Australian Pork Limited (APL) recently revealed it had applied to the Australian Farmers’ Fighting Fund (AFFF) to back a legal test case that can establish legal precedents to give farmers stronger protections against illegal trespass by extreme animal rights activists and how the video footage is then used.

APL chief executive Andrew Spencer said the AFFF application would look at a legal test case “where we can really ask some major questions of the law”.

“We want laws changed or precedents set in the courts around more appropriate protection for farmers,” he said.

“As it presently stands through precedent, we believe there is a significant lack of protection for Australia’s farmers from activities like farm raids.”

Colin Bettles

Colin Bettles

is the national political writer for Fairfax Agricultural Media
Date: Newest first | Oldest first


19/06/2014 5:11:19 AM

Protection for farmers? How about protection for the hapless animals from cruel farming practices? The public is not that gullible to believe cruel practices are uncommon in pig and poultry farming for example, or are they? I guess they are because they're too busy chomping down on the meals these animals become and don't want to think about how the history of their meal..
19/06/2014 7:55:09 AM

Vegman - have you ever stepped foot on to a farm ?
19/06/2014 8:29:36 AM

The Greens are no friend of the farmer. They are defending the right to break and enter and align themselves with criminals. You can only wonder about the type of people in the Greens party that would defend the rights of people to break and enter and trespass on private property. There is no cruelty going on in AU. Most of the footage they release has been doctored. They just want to shut down all animal production and so do the Greens. Keep up the good work Barnaby. If the laws don't protect property owners, they will do it themselves and we don't want that.
19/06/2014 8:36:33 AM

Vegman, you are an example of the disconnected and ill-informed urban populace. You probably didn't concentrate much in biology class at school. The formula is: Discomfort, stress, trauma = lower production = lower income to the producer. There is no advantage in cruelty. Humanising of animals and the demonising of those who care for them is the core tactic of the animal rights extremist ideologists. Their ideology and actions are extreme and outside the bounds of acceptable behaviour in Australian society.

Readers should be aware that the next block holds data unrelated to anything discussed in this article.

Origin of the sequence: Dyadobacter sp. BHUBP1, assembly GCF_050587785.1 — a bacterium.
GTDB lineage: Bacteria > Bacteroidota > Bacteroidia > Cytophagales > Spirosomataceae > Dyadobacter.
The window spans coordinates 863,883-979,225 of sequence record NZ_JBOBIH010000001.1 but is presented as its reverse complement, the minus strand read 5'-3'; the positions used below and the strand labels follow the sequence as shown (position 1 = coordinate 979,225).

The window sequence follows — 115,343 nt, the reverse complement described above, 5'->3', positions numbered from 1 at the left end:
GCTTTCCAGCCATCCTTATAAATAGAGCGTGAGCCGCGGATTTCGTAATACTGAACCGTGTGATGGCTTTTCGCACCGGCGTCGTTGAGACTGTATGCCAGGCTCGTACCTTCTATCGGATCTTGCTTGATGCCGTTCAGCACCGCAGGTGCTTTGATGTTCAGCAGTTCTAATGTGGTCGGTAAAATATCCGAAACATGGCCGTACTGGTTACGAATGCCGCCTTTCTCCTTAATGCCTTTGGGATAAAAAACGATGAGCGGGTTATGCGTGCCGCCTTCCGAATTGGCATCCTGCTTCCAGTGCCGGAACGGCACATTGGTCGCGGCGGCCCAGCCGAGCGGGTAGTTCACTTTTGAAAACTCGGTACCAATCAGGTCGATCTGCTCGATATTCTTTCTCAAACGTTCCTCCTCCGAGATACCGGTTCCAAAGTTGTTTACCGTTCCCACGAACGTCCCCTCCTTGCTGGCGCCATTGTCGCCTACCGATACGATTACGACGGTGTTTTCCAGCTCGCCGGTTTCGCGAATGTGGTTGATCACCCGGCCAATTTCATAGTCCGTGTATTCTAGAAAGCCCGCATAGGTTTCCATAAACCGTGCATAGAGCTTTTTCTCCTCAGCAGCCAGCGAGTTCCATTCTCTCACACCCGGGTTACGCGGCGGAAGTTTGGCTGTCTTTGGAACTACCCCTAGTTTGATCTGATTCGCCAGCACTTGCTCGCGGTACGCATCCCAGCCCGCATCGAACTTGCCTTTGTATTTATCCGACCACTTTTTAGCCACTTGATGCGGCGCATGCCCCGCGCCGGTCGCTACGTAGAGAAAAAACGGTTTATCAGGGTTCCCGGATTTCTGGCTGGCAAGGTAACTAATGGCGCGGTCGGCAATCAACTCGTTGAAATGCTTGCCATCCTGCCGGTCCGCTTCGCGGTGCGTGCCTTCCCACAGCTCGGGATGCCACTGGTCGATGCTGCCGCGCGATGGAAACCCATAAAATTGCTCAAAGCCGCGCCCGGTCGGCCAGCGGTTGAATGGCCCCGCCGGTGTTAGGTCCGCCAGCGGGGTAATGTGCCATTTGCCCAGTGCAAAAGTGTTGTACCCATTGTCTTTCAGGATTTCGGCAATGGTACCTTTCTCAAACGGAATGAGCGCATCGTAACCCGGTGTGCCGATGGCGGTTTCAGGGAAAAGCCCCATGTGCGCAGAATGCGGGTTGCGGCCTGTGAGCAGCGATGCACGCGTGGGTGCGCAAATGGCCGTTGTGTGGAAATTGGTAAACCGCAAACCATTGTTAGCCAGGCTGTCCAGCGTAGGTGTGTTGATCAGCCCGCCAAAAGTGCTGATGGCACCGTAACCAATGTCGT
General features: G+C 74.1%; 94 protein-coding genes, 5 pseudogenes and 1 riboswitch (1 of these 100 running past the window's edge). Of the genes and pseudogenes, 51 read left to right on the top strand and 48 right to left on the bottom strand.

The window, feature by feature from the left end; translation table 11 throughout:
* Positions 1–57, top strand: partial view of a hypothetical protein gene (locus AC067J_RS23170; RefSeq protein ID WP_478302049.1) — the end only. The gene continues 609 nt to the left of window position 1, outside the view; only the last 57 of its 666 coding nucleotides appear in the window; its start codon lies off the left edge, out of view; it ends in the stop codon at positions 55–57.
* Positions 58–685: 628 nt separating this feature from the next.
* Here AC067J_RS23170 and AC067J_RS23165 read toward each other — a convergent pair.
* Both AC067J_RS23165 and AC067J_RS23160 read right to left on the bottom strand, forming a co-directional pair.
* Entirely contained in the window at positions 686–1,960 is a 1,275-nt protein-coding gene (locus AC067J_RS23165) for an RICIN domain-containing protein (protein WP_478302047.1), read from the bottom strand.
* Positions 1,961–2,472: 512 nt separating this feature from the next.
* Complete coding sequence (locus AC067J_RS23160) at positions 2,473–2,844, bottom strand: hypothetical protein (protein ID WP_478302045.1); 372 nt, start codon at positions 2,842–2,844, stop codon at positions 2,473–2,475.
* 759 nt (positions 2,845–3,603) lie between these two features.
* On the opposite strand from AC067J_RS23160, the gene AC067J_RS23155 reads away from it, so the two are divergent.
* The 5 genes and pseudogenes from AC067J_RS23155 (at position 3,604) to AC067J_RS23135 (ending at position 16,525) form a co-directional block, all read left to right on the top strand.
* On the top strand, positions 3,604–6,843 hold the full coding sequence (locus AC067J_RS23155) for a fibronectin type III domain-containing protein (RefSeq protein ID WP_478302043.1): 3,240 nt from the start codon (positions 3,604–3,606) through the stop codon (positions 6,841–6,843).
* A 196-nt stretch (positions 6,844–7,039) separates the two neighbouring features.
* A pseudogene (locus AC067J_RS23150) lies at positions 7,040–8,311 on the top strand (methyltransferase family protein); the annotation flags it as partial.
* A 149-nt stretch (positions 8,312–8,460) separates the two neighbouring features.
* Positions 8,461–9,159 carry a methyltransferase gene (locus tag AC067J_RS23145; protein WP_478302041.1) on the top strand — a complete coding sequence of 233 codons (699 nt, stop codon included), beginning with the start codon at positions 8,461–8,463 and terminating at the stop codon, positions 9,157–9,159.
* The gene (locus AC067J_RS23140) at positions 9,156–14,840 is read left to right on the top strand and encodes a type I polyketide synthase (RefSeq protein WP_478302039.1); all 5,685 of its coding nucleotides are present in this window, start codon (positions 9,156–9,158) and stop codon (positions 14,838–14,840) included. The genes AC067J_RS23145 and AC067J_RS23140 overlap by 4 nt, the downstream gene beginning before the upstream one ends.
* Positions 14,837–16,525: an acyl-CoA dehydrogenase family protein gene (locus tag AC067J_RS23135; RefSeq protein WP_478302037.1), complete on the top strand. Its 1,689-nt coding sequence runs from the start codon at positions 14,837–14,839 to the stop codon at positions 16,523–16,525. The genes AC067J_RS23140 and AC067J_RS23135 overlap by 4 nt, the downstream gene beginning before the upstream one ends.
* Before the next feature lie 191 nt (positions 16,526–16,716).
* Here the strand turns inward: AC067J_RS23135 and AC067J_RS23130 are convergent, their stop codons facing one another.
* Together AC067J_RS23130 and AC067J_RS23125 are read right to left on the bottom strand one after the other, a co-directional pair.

19/06/2014 8:44:03 AM

Don't you just love clowns who think they can impose their world view on the rest of us! Have any of you soy late sipping vegans ever looked at how animals treat each other in the animal kingdom? They can be brutal! We are all part of the food chain and humans just happen to be at the top of it and have been since time began! I think animals raised for food production have a pretty cruisey life until they are consumed as food....after all that is what they were put on earth for you know whether you like it or not!
19/06/2014 9:17:37 AM

@Vegman...you have an issue with someone's operation and want it checked out, that's fine, but do it the right way, not breaking into people's properties in the dead of night. It's still illegal in this country you know.
Mal Content
19/06/2014 1:58:01 PM

Can anyone think of a cause taken up by the Greens that wasn't at the expense and detriment of someone else's property, some one else's lifestyle or some one else's capacity to earn and survive and perhaps even prosper? Classically a group of unsuccessful, unproductive, non-contributing theorists with no aim except to tear down the civilisation that has taken eons to evolve. Would that they should regress to the cave dwelling moss eating existence that they seem to crave for the rest of us... oh yeah, and leave their unfortunate carnivorous pets to eat naturally.
19/06/2014 2:31:27 PM

Are U familiar with csg mal content?
19/06/2014 2:35:27 PM

I think it is important to note the HUGE bio-security risk that trespassers pose, this is particularly true for the pork industry. If any disease is introduced it has the potential to causes significant health and welfare ramifications. There needs to be legislation that allows farmers to protect the welfare of their animals through controlling people movement (which is one of the largest bio-security risks).
19/06/2014 2:48:31 PM

Well said Mal Content. Who do these fringe dwellers think they are taking it upon themselves to police the community. Bet they wouldn't let anybody spy on them in their homes. Who knows what criminal activity they get up too behind closed doors?